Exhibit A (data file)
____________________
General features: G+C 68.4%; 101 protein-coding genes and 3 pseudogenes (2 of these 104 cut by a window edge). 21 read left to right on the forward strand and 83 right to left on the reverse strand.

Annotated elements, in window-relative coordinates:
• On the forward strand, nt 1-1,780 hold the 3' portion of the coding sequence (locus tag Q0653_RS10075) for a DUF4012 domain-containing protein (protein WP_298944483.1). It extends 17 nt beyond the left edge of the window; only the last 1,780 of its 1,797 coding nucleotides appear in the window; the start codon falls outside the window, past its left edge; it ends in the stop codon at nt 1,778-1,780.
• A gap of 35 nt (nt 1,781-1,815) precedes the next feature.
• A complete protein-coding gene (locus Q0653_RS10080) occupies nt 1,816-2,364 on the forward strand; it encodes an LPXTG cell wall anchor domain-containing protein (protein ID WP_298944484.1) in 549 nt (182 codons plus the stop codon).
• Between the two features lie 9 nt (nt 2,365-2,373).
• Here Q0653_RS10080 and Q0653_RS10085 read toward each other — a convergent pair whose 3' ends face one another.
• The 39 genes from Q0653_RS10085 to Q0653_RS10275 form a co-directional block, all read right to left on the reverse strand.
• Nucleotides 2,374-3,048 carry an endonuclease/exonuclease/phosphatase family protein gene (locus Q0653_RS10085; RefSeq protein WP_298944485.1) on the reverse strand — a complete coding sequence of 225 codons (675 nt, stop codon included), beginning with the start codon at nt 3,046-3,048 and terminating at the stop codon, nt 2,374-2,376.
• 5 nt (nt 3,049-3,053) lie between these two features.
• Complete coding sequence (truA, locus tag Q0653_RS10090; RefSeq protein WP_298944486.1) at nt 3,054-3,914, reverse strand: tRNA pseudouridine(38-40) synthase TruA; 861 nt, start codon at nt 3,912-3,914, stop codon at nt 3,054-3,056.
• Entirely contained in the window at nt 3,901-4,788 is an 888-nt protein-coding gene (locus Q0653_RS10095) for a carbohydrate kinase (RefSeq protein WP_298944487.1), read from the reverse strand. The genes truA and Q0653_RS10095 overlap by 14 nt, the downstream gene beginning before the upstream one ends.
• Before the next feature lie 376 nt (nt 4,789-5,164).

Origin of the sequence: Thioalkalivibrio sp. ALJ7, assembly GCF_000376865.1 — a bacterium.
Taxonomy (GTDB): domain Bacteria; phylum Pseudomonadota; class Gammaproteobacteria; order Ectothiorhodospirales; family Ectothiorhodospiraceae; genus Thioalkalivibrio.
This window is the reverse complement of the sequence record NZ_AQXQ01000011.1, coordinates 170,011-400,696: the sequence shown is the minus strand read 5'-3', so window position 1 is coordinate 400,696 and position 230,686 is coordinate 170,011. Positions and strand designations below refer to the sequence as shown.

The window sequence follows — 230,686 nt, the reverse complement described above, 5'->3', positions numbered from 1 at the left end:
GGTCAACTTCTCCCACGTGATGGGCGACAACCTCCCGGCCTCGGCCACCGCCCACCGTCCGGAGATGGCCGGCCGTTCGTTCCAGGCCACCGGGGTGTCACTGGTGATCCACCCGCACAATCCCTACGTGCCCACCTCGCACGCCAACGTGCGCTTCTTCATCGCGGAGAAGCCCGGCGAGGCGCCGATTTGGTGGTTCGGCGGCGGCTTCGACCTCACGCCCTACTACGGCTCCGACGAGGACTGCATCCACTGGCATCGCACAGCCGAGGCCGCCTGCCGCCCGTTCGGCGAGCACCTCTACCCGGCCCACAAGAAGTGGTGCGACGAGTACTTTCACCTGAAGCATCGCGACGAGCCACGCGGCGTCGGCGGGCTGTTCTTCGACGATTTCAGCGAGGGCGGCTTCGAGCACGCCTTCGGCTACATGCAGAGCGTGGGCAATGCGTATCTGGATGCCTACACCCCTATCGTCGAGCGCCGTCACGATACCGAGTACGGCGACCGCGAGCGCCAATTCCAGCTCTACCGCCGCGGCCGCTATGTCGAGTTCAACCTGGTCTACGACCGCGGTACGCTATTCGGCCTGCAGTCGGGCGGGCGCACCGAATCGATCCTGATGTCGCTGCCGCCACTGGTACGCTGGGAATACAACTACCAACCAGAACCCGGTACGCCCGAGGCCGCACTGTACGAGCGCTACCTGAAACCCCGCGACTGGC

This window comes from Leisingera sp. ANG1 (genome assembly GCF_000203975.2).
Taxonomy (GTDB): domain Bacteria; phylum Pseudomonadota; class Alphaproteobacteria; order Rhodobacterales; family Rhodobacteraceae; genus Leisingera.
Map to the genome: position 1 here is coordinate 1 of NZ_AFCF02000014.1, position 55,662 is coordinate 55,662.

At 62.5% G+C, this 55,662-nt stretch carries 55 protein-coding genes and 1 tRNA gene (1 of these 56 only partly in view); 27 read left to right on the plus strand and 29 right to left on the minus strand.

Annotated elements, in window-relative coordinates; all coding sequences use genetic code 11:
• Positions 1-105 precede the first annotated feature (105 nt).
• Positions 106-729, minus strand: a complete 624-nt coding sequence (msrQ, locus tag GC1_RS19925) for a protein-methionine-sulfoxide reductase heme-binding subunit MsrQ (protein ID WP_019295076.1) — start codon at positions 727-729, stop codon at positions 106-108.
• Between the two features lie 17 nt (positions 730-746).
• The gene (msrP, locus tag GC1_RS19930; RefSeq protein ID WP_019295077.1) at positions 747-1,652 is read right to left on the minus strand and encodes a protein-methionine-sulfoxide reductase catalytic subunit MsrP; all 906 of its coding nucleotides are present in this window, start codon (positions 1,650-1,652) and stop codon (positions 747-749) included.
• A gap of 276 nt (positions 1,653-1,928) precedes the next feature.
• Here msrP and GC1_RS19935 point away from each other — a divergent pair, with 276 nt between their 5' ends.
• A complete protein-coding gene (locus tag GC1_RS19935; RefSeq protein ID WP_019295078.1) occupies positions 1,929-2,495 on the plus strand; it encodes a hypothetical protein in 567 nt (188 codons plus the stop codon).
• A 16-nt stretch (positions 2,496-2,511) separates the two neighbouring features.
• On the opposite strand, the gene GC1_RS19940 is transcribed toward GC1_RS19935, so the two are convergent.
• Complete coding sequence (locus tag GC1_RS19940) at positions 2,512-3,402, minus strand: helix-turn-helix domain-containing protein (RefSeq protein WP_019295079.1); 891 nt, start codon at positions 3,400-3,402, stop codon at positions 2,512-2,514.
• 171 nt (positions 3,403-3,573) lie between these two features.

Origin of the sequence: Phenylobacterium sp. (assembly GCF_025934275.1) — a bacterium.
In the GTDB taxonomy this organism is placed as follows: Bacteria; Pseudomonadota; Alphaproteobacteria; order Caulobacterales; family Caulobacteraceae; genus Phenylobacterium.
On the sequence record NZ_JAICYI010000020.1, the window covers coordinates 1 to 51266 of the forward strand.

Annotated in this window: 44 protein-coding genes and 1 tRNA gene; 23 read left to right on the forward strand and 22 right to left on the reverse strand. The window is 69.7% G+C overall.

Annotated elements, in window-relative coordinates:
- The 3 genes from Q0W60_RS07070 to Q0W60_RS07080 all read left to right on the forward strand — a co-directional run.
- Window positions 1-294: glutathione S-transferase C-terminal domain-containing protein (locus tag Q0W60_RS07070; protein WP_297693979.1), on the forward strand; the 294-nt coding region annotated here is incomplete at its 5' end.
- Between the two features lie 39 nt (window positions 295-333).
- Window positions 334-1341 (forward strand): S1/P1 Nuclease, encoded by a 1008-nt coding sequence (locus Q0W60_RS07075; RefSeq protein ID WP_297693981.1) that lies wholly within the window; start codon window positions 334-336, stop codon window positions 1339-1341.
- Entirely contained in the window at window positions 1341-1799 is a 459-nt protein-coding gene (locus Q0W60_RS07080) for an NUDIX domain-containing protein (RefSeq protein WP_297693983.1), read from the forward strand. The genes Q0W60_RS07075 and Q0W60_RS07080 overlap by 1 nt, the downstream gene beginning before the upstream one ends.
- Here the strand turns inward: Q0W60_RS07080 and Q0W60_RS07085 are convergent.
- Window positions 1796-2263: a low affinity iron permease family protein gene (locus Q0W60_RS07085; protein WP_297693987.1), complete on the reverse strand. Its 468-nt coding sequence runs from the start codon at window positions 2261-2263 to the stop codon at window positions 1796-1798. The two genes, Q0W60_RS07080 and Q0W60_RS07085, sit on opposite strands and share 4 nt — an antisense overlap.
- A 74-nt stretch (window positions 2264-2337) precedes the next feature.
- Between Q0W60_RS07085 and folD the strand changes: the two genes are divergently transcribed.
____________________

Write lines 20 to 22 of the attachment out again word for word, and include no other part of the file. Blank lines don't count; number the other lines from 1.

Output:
Taxonomy (GTDB): domain Bacteria; phylum Pseudomonadota; class Alphaproteobacteria; order Rhodobacterales; family Rhodobacteraceae; genus Leisingera.
Map to the genome: position 1 here is coordinate 1 of NZ_AFCF02000014.1, position 55,662 is coordinate 55,662.

At 62.5% G+C, this 55,662-nt stretch carries 55 protein-coding genes and 1 tRNA gene (1 of these 56 only partly in view); 27 read left to right on the plus strand and 29 right to left on the minus strand.